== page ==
Mont., N.D. senators scuffle over stationing of FBI agents in Bakken
A new kind of border battle is brewing over whether two FBI agents and an analyst dispatched to help tackle growing Bakken crime should stay where they are in Sidney, Mont., or hop over the border to Williston, N.D., 45 miles away.
North Dakota Sens. Heidi Heitkamp and John Hoeven have the impression the agents’ stationing in Sidney was only temporary after the FBI struggled to find them housing and office space in Williston, they wrote in a Dec. 26 letter to FBI Director James Comey.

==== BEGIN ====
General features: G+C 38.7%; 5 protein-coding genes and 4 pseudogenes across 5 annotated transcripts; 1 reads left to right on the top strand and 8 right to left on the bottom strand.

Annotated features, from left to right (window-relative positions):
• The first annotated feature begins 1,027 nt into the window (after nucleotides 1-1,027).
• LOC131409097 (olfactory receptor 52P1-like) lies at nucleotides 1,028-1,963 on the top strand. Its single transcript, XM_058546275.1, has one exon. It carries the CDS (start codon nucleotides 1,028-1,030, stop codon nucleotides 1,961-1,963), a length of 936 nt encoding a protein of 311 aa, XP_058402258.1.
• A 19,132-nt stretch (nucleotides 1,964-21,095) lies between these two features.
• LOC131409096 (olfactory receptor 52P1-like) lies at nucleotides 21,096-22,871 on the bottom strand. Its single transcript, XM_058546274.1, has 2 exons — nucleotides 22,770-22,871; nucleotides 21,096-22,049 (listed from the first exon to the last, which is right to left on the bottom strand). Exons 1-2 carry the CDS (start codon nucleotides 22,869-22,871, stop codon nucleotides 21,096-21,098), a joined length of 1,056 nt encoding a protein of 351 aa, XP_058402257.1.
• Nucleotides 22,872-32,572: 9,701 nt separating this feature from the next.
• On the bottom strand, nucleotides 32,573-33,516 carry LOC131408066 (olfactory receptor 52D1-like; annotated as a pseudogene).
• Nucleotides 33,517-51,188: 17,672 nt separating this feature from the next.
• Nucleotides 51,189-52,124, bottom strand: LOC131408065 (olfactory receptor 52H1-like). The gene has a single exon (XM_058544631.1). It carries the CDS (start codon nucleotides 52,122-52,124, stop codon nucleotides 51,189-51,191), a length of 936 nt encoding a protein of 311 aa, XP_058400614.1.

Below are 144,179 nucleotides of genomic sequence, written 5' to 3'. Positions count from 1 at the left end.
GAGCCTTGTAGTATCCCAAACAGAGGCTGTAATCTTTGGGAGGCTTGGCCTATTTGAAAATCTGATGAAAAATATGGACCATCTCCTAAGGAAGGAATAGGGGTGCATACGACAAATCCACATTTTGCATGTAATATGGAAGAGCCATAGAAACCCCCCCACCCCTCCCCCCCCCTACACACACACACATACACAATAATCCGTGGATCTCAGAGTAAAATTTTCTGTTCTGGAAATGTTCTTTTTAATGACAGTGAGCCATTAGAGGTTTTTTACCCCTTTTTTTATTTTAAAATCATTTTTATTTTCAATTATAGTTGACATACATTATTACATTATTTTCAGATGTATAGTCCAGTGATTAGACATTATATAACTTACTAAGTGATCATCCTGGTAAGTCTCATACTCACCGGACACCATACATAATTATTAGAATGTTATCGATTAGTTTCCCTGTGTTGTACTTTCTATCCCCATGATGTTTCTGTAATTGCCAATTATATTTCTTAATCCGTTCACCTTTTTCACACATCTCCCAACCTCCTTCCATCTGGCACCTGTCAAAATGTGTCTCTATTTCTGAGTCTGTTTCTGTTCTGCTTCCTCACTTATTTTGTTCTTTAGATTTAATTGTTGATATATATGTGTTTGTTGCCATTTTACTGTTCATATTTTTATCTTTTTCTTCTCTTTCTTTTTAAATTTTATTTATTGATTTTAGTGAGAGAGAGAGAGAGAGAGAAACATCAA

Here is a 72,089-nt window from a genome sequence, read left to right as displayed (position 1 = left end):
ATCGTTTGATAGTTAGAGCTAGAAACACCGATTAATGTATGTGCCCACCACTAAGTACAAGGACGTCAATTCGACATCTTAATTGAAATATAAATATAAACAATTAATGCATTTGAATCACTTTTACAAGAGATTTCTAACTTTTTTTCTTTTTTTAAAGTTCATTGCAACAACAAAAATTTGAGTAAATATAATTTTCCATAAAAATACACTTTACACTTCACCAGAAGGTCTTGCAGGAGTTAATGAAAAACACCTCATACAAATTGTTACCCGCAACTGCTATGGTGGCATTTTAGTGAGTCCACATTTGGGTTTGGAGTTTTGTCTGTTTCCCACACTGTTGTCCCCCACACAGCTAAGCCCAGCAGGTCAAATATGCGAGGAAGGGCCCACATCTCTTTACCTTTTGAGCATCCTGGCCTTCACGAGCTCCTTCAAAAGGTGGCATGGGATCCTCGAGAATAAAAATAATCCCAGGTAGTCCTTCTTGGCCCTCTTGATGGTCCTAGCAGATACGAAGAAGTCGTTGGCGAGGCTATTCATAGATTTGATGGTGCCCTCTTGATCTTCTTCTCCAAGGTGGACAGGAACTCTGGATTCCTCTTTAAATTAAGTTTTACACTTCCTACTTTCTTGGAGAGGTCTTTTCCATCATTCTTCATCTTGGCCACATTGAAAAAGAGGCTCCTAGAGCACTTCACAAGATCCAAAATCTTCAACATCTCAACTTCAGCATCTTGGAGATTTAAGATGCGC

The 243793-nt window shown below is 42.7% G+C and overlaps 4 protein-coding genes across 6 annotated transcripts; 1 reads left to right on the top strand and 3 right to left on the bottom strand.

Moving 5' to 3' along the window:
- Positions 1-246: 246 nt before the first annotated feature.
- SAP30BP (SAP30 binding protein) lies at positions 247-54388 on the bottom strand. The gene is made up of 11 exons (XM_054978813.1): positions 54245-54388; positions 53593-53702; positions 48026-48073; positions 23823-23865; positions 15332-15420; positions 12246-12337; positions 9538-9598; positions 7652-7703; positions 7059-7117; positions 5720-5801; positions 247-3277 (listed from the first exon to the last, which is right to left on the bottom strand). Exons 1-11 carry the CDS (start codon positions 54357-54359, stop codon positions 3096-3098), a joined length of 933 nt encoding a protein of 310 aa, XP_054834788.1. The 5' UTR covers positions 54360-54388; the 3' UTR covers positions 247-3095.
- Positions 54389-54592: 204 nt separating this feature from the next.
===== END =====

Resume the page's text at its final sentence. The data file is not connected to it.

In his own Jan. 7 letter, Montana Sen. Jon Tester wrote Comey’s office saying it had “assured” him that reports of any relocate to Williston were not based on any official FBI decision.Tester also wrote that moving the agents across the state border “is not an effective response to our region’s growing crime problems” and invited Comey “to see first-hand the challenges faced by our local law enforcement.”But North Dakota’s senators say Williston is just a more logical place for the agents.“It’s not even a matter of who told us (that the agents would eventually move to Williston),” Heitkamp said.“Williston is the heart of what’s happening in the development. If they are going to be truly effective and boots on the ground, Williston is the place for them to be, in terms of serving all of the Bakken region with increased law enforcement.”She said she wants the resources located as close as possible to the Fort Berthold Indian Reservation, where the FBI is responsible for investigating serious crimes.Hoeven said he was “a little surprised” that Tester sent a letter asking that the agents stay in Sidney.“I believe everybody’s understanding is that the additional agents would be in Williston,” he said.Kyle Loven, spokesman for the Minneapolis FBI office, which oversees North Dakota operations, said he believes the agents were placed in Sidney “to make certain that our operations could be running” with the first space available.The three agents are temporary, but he said the Minneapolis regional office, for its part, would like to see a permanent presence in the Bakken.“Quite frankly, the statistics and the crime figures demonstrate that there’s work to be done there,” he said.Defendants in federal court in western North Dakota have risen from 126 in 2009 to 336 in 2013, U.S. Attorney for North Dakota Tim Purdon said.He said the larger picture — that there’s been a “robust federal response” but that more help is needed — is more important than where a few agents are based.Comey’s office has not responded to Hoeven and Heitkamp’s letter.